A woman holds a mobile phone decorated with a sticker featuring an image of Future Forward Party leader Thanathorn Juangroongruangkit during the party's press conference in Bangkok on March 25, 2019 after Thailand's general election.
Lillian Suwanrumpha–AFP/Getty Images
December 25, 2019 5:21 AM EST

Thailand’s highest-profile opposition party will face two cases in the Constitutional Court that could lead to its dissolution as early as next month and strengthen the military-backed government’s grip on power.

The court accepted a new petition from the Election Commission on the Future Forward party taking loans from its leader Thanathorn Juangroongruangkit, according to a statement released Wednesday. It is also set to rule on Jan. 21 for another case that accused the party of attempting to overthrow the constitutional monarchy.

Based on past cases, it is widely expected that the judges will disband the party. Such a development would pave the way for ruling coalition to poach Future Forward lawmakers and bolster its thin majority, making it easier to pass key legislation such as the annual budget bill in January.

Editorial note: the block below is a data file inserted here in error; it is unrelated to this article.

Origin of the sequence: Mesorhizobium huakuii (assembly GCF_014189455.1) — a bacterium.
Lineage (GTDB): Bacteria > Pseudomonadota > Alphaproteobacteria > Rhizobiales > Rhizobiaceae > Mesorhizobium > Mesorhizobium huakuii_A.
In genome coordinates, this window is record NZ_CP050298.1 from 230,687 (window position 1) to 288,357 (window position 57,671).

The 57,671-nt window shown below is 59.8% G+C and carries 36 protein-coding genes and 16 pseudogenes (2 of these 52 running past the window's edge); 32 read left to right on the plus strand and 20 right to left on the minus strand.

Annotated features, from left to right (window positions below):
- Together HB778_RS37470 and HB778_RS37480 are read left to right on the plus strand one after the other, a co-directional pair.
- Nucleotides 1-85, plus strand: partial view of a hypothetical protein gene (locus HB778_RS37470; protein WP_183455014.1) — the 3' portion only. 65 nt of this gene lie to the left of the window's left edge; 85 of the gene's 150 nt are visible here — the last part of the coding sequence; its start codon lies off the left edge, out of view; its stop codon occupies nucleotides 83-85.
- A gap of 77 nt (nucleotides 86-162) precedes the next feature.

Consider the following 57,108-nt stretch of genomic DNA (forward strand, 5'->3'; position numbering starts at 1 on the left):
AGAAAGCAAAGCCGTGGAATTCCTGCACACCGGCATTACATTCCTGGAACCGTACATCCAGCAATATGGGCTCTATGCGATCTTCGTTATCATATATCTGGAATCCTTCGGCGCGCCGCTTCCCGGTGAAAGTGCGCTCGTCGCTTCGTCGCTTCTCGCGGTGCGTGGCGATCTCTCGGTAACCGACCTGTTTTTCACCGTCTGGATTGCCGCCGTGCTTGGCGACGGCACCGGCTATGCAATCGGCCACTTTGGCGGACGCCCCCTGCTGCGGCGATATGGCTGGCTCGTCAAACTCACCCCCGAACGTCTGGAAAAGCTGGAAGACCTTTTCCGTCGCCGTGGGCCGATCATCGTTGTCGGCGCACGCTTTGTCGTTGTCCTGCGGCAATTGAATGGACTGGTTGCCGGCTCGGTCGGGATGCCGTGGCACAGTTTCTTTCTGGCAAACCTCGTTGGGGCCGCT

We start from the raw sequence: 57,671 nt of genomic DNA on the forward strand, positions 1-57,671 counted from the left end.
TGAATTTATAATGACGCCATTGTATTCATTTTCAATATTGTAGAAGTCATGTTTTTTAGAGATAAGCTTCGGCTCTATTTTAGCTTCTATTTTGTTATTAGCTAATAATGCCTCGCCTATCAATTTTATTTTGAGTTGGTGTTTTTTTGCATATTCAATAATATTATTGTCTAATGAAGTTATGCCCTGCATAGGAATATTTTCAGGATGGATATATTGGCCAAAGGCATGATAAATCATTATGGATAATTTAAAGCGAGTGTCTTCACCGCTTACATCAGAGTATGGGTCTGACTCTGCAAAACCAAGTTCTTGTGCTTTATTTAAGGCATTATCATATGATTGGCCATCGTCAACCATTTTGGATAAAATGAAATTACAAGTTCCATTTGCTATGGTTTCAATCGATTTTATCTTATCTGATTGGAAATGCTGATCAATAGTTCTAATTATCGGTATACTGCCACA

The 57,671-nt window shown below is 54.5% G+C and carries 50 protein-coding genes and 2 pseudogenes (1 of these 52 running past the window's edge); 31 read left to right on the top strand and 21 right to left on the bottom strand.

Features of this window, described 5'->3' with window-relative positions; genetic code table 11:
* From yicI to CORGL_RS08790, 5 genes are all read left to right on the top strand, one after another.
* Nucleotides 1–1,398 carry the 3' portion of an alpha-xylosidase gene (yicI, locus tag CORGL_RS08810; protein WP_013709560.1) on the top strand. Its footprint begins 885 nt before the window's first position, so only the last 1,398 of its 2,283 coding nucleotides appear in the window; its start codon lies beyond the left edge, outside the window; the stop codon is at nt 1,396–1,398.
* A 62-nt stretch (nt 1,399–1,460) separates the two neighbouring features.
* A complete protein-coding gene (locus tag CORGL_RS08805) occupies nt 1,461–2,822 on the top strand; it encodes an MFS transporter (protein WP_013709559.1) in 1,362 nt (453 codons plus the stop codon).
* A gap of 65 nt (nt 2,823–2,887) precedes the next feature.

Though less than two years old, Future Forward surged in March elections on a platform that includes rewriting the military-backed constitution, curbing the army’s influence and breaking up oligopolies. With more than 70 seats in parliament , the party is seen as one of the biggest critics against the government led by ex-army chief Prayuth Chan-Ocha.

Future Forward currently faces dozens of legal cases and Thanathorn was disqualified from parliament last month in a shareholding case he said was politically motivated. He has warned that his party’s dissolution could ignite more demonstrations, reviving memories of Thailand’s history of destabilizing street protests followed by military intervention.

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